The slow-growing U.S. economy is expected to have created just about 100,000 jobs in June, better than the prior month but still too weak a trend to make a dent in unemployment.
Fearful about the economy, Europe, the "fiscal cliff," and higher energy costs, employers across a wide variety of industries were expected to have seen little reason to invest in new employees last month.
When reported a month ago, May’s 69,000 nonfarm payrolls shocked financial markets, which were looking for 150,000 new jobs. Economists’ forecasts for June have been tepid, and are running lower than trader whisper numbers of 110,000 to 125,000.
May’s dismal jobs report prompted immediate speculation of further easing by the Federal Reserve, and even though the Fed extended one program at its June meeting, the market is still looking for signs that it could do a third, larger scale “quantitative easing,” or QE3 asset purchase program.
The Thomson Reuters survey shows a consensus of 90,000 nonfarm payrolls, though some raised their estimates in the past few days. The consensus from the Dow Jonessurvey of economists was bumped up to 100,000 from 95,000 for payrolls; the unemployment rate is expected to remainunchanged at 8.2 percent.
“I think the whisper is closer to 110,000, 120,000," said John Briggs, senior Treasury strategist at RBS. "Anything between 80,000 and 130,000 doesn’t matter. It shouldn’t be a major market mover,” he said. However, Briggs said the equity market is being supported by the idea of Fed easing and a really good number might actually be a negative to some in risk markets.
If the number is better than expected, “I don’t think that would take QE off the table. It would just have us waiting for the July 17 testimony” of Fed Chairman Ben Bernanke before Congress, he said. The Fed, at its June meeting, extended Operation Twist for six months. Under that program, the Fed buys longer duration Treasurys and sells the same amount of shorter-term securities in an effort to hold rates low, and unlike QE, it does not expand the Fed balance sheet.
Goldman Sachs economist Andrew Tilton said the Fed will act if it needs to, but it’s unlikely to move as soon as some traders expect. “The Fed did just take a meaningful action through the extension of Twist. I think they hope it carries them through the election without the need to do more,” he said. Tilton said he expects that if the Fed does not see an improvement in employment by next year, it could act again, and it could act sooner, if there is a serious deceleration.
Traders became slightly more optimistic about the June employment report Thursday after ADP ADP reported an increase of 176,000 private payrolls, above the 108,000 expected, and even though it is not considered a reliable barometer. Jobless claims Thursday, while not relevant to the June employment report, were also better than expected, at 374,000, compared to estimates of 385,000. Employers also cut the fewest number of workers in a year in June, according to a report from Challenger, Gray and Christmas.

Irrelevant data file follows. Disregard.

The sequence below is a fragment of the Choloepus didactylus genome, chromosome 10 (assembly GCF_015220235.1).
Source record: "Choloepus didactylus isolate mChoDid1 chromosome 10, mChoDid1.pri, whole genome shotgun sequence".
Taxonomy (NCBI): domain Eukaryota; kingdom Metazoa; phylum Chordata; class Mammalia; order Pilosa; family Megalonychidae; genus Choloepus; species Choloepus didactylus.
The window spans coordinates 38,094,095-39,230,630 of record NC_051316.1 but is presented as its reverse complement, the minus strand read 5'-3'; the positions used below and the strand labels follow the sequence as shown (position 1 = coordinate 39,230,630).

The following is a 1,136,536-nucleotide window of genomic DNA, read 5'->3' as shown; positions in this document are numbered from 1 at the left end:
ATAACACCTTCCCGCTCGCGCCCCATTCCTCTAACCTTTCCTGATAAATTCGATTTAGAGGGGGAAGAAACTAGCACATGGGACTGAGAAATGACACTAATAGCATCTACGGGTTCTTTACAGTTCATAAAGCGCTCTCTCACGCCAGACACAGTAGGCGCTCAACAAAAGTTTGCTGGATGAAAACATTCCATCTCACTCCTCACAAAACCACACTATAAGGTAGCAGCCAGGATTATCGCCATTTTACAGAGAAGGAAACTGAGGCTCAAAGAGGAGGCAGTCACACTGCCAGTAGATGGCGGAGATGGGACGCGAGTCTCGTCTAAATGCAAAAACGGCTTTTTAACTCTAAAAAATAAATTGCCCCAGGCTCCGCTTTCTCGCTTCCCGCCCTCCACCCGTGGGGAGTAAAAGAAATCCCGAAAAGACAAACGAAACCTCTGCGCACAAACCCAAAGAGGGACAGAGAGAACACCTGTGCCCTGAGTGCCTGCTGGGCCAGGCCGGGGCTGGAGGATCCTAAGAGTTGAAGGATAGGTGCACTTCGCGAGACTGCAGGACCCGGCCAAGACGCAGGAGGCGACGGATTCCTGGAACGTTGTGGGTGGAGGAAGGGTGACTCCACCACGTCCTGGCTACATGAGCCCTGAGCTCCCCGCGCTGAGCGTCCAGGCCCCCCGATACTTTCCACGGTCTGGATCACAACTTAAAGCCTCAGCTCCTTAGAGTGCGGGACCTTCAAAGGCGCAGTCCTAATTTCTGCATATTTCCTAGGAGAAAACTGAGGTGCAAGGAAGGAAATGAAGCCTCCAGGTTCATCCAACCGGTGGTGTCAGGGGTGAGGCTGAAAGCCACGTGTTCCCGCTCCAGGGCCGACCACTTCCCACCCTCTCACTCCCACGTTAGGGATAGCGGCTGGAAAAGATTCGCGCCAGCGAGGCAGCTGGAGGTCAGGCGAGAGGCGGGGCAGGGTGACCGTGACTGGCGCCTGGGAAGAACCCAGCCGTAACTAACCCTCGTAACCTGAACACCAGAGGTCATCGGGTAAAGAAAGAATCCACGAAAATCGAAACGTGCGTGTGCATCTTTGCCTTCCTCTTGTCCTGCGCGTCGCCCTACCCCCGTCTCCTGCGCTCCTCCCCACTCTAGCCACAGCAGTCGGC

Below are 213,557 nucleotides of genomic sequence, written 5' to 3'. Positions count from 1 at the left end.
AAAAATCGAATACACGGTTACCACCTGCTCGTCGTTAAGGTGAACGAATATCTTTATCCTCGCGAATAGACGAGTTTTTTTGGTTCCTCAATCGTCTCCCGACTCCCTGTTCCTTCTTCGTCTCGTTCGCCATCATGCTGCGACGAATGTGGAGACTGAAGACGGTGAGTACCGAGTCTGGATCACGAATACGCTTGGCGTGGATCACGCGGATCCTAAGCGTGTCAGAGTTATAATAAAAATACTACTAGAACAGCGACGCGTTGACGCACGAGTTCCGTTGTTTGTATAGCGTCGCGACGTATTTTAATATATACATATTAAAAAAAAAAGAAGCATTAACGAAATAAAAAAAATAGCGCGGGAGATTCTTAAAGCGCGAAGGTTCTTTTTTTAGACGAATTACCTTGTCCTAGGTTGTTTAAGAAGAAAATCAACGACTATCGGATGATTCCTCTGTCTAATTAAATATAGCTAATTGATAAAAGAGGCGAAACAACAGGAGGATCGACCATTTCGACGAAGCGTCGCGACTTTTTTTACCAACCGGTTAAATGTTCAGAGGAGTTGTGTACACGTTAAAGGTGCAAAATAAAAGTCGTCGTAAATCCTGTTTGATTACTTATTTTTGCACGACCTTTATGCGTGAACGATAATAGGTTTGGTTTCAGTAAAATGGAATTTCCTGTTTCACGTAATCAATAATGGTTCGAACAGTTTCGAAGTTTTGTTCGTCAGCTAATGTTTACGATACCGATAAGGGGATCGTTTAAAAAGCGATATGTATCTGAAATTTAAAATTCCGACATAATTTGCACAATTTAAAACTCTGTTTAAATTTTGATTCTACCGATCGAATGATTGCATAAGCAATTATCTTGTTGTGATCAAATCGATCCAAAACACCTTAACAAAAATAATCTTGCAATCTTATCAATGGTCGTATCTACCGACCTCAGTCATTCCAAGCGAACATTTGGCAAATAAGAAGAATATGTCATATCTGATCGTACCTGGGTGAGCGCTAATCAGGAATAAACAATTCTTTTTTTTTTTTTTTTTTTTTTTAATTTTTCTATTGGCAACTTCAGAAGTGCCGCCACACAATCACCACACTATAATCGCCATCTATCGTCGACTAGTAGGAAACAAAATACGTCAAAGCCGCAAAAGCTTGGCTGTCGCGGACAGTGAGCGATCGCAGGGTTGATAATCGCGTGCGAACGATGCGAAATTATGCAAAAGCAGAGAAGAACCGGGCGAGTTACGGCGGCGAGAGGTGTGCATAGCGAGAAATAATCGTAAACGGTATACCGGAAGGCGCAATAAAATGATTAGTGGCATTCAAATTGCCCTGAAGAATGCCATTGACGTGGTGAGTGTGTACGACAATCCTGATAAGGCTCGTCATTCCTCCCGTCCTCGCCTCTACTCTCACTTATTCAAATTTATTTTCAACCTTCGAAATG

Goldman economists Thursday changed their original 75,000 payrolls estimate to 125,000. Tilton said they saw a number of reasons for a better number, including recent data such as the employment components of the ISM surveys, and a pickup in job advertisements.
He said he believes employers are holding off hiring for a number of reasons including the uncertainty around Europe and the U.S. fiscal cliff, which is the term used for the year end collision of expiring tax breaks and higher budget cuts. Economists expect the U.S. economy to take a serious hit in 2013 if Congress does not take action to extend tax cuts and fine tune spending reductions.
“Growth has been low and there remains uncertainty about the economy and policy here and abroad. All of those things are weighing on activity but overall, I’d put it on low growth in the U.S.,” he said.
Tilton said one area where there could be job growth is in construction, paralleling the recent improvement in housing data.
Barclays chief U.S. economist Dean Maki expects to see 75,000 jobs were added in June. “We think the European weakness has increased concerns U.S. firms and made them less willing to hire. It’s not so much the recession but the worry that something significantly worse is going to happen,” said Maki.
Maki pointed to the June ISM manufacturing survey, which showed a drop in exports. “I think this was a result of the recession in Europe,” he said, noting multinationals are sensitive to that trend. He also said European recessions in the 1990s resulted in lower energy costs, and that could be the case this time. Gasoline prices, at a national average of $3.338, are already about 24 cents off month ago levels, according to AAA.
“We think consumer-spending growth in the second half will be 2.5 percent because of that boost from falling energy prices, assuming there’s no geopolitical event that causes a surge in energy prices,” said Maki.
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